On the campaign trial, Reed's Republican rival has been quick to exploit those ties to Abramoff. "The scandal is a national issue and Reed is right in the middle of it," said Cagle, a state senator. "It's not an issue that will go away."
On Friday, 21 of Georgia's 34 Republican state senators _ all Cagle supporters _ signed a letter urging Reed to withdraw from the race, saying his involvement in the Abramoff scandal "threatens to impact the entire Republican ticket."
Reed responded in a letter that he had no plans to quit: "Elections are won at the grassroots by the candidate with the strongest record and best ideas. That is why I am confident of victory."
Reed has retreated to campaign appearances with the party faithful. But even there, audience members browbeat him over Abramoff. Reed often responds with regret.
"Had I known then what I know now, I would not have done that work," he said. "On reflection, I should have turned it down."
In a poll conducted for The Atlanta Journal-Constitution in late December, voters were asked about hypothetical match-ups between Reed and an unnamed Democrat, and Cagle and an unnamed Democrat. In the race involving Reed, 36 percent chose the Democrat and 33 percent picked Reed. As for the Cagle race, 35 percent preferred the lesser-known lawmaker, while 30 percent choose the Democrat.
Reed is making his first bid for elective office, seeking a post that has little power but is regarded as a steppingstone to bigger things.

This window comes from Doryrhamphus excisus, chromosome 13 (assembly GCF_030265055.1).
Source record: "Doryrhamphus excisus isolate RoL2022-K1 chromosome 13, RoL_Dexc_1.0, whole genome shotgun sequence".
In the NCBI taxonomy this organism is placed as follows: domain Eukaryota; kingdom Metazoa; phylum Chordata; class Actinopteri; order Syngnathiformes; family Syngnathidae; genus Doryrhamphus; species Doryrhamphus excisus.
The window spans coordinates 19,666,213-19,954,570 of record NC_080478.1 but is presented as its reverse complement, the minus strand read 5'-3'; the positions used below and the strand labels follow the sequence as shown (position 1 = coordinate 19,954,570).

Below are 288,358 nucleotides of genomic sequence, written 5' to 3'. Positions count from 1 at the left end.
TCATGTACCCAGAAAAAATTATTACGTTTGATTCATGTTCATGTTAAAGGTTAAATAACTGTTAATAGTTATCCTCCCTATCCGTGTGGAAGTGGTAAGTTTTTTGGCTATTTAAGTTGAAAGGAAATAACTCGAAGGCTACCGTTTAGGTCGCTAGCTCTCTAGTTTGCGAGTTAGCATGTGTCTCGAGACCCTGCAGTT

He raked in $1.4 million in the first six months of 2005 but only about $400,000 in the second half of the year. Cagle, meanwhile, raised more than $600,000 in the same six-month span.
Since Abramoff's fall, some of Reed's supporters have jumped ship. One of them, Clint Murphy, volunteered to help Reed soon after he declared his candidacy last February. But as allegations about Reed's ties to Abramoff surfaced, Murphy's concerns grew.
"Everything that's come out has proven my gut feeling about that man," said Murphy, who is now backing Cagle. "He is in it for Ralph Reed. And that's fine. A little ambition has never hurt anybody. But when you're not truthful, you're doing a disservice."
Reed was chairman of the Georgia GOP during the 2002 elections, when the party pulled off upset victories to elect the state's first Republican governor since 1872, Sonny Perdue.
Reed and his supporters say there is still plenty of time before the July 18 primary to turn the campaign's attention away from Abramoff. Reed also has 22 campaign fundraisers scheduled between now and the end of March.
If he beats Cagle, Reed would face a Democrat with negligible name recognition in November. The current lieutenant governor, Democrat Mark Taylor, is running for governor. (In Georgia, the lieutenant governor is elected separately from the governor.)
"I never thought anybody was going to hand this office to me. I thought I was going to go out and work for it," Reed said in an interview. "And I'm working very hard."
LINK: Ralph Reed's First Try for Office Falters
Perfect, but it gets even better. A few months later Reed got his from Christopher Hitchens on live television.